When we were in Tuscany, we had this Amarena, Tiramisu and Stracciatella gelato.

Gelato is the Italian word for ice cream, so you could argue that gelato and ice cream are the same. However there is a big difference and it comes down to these factors: fat, air and serving temperature. If you are interested to find out more, then:

  • Gelato has less fat than ice cream because gelato uses more milk than cream compared to ice cream.
  • Ice cream is churned faster and harder than gelato which is churned at a much slower pace. As a result, gelato is denser with less air while ice cream can consist of 25% to 90% air. The higher density gives gelato a more intense flavour.
  • The temperature at which the two are served is different too. The higher density and lower fat composition means that gelato is typically served at a higher temperature than ice cream. If gelato were served at the same temperature as ice cream it would be too hard and if ice cream were served at the same temperature as gelato, it would melt and become soupy.

On summer evenings you will find that the Italian gelateria is the busiest part of town, often opening until midnight. There are so many different flavours to choose from including:

  • Fragola: Strawberry and this is usually a deep pink colour due to the addition of crushed strawberries.
  • Limone: fresh, tangy lemon flavour. This is a traditional flavour in Italy as lemons were introduced into southern Italy in the first century and are still grown there today.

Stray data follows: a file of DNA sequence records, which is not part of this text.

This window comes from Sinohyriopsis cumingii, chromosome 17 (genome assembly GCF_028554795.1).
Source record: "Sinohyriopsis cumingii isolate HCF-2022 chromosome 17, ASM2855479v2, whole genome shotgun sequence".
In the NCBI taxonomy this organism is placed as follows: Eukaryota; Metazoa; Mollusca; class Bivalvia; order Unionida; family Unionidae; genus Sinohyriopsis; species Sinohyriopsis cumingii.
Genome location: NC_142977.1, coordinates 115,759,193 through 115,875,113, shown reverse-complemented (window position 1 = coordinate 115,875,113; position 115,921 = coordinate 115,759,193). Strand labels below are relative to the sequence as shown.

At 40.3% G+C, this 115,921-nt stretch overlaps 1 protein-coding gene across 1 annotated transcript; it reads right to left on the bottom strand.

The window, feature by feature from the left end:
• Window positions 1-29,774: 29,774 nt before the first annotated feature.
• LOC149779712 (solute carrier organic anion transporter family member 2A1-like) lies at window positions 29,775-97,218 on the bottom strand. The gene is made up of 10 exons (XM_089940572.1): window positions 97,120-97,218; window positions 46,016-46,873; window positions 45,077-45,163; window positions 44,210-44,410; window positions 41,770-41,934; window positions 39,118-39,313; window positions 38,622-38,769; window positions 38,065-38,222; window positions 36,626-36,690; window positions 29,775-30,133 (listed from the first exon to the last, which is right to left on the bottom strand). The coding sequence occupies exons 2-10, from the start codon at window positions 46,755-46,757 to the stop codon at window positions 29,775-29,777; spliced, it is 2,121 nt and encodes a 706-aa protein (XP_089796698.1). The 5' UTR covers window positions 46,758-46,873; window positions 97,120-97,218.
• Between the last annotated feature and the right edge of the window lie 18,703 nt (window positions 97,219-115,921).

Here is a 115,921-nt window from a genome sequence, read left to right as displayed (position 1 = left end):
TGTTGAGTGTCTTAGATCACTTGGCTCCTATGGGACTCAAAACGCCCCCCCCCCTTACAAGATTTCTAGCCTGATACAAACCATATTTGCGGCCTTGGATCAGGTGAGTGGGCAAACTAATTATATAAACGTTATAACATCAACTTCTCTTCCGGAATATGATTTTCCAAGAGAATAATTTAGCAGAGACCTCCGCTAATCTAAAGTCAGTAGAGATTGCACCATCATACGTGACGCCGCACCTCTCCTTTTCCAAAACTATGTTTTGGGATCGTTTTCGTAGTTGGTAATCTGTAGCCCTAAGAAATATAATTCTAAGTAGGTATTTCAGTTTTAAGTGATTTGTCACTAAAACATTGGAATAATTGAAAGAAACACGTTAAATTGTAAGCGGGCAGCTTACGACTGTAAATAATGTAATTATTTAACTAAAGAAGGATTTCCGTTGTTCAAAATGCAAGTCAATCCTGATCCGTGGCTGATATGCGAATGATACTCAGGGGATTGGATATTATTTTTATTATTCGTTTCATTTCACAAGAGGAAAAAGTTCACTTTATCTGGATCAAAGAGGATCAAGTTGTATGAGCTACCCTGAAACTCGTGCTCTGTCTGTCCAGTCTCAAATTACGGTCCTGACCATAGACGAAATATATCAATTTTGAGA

• Tiramisu: One of the most popular Italian desserts is turned into a frozen delight. The name tiramisu is often translated figuratively as “pick me up” or “cheer me up” in Italian, in reference to the effects of sugar and coffee and also traditionally Marsala wine.
  • Stracciatella: chocolate chip style, this gelato was invented in Italy and is a light vanilla gelato with crunchy shards of chocolate running throughout.
  • Vaniglia: Vanilla and the colours and taste varies depending on how many vanilla beans are used to make the gelato.
  • Crema: Italian crema is a pale yellow colour and is more like custard than cream.
  • Frutti di bosco: translates to fruits of the forest and is normally a mixture of strawberries, blackberries, blueberries, blackcurrants and raspberries.